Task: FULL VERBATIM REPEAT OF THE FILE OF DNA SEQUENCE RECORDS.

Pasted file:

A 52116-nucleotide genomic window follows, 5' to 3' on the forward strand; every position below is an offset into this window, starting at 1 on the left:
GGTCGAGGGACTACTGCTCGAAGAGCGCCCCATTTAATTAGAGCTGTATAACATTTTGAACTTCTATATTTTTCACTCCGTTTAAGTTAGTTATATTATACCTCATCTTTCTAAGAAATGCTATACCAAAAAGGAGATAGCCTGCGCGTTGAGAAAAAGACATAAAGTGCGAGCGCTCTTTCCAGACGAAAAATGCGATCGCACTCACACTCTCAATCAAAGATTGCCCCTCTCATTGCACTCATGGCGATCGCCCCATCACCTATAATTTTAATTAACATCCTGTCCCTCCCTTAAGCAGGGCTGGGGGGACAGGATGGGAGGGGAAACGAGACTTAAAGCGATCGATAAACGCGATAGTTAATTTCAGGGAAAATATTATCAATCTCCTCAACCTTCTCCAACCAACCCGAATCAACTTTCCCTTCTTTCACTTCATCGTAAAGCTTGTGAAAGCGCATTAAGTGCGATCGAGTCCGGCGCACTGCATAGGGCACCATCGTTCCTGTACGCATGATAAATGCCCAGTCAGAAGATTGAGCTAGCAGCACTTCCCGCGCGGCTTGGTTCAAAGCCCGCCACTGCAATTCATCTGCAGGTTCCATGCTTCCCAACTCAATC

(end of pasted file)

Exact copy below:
A 52116-nucleotide genomic window follows, 5' to 3' on the forward strand; every position below is an offset into this window, starting at 1 on the left:
GGTCGAGGGACTACTGCTCGAAGAGCGCCCCATTTAATTAGAGCTGTATAACATTTTGAACTTCTATATTTTTCACTCCGTTTAAGTTAGTTATATTATACCTCATCTTTCTAAGAAATGCTATACCAAAAAGGAGATAGCCTGCGCGTTGAGAAAAAGACATAAAGTGCGAGCGCTCTTTCCAGACGAAAAATGCGATCGCACTCACACTCTCAATCAAAGATTGCCCCTCTCATTGCACTCATGGCGATCGCCCCATCACCTATAATTTTAATTAACATCCTGTCCCTCCCTTAAGCAGGGCTGGGGGGACAGGATGGGAGGGGAAACGAGACTTAAAGCGATCGATAAACGCGATAGTTAATTTCAGGGAAAATATTATCAATCTCCTCAACCTTCTCCAACCAACCCGAATCAACTTTCCCTTCTTTCACTTCATCGTAAAGCTTGTGAAAGCGCATTAAGTGCGATCGAGTCCGGCGCACTGCATAGGGCACCATCGTTCCTGTACGCATGATAAATGCCCAGTCAGAAGATTGAGCTAGCAGCACTTCCCGCGCGGCTTGGTTCAAAGCCCGCCACTGCAATTCATCTGCAGGTTCCATGCTTCCCAACTCAATC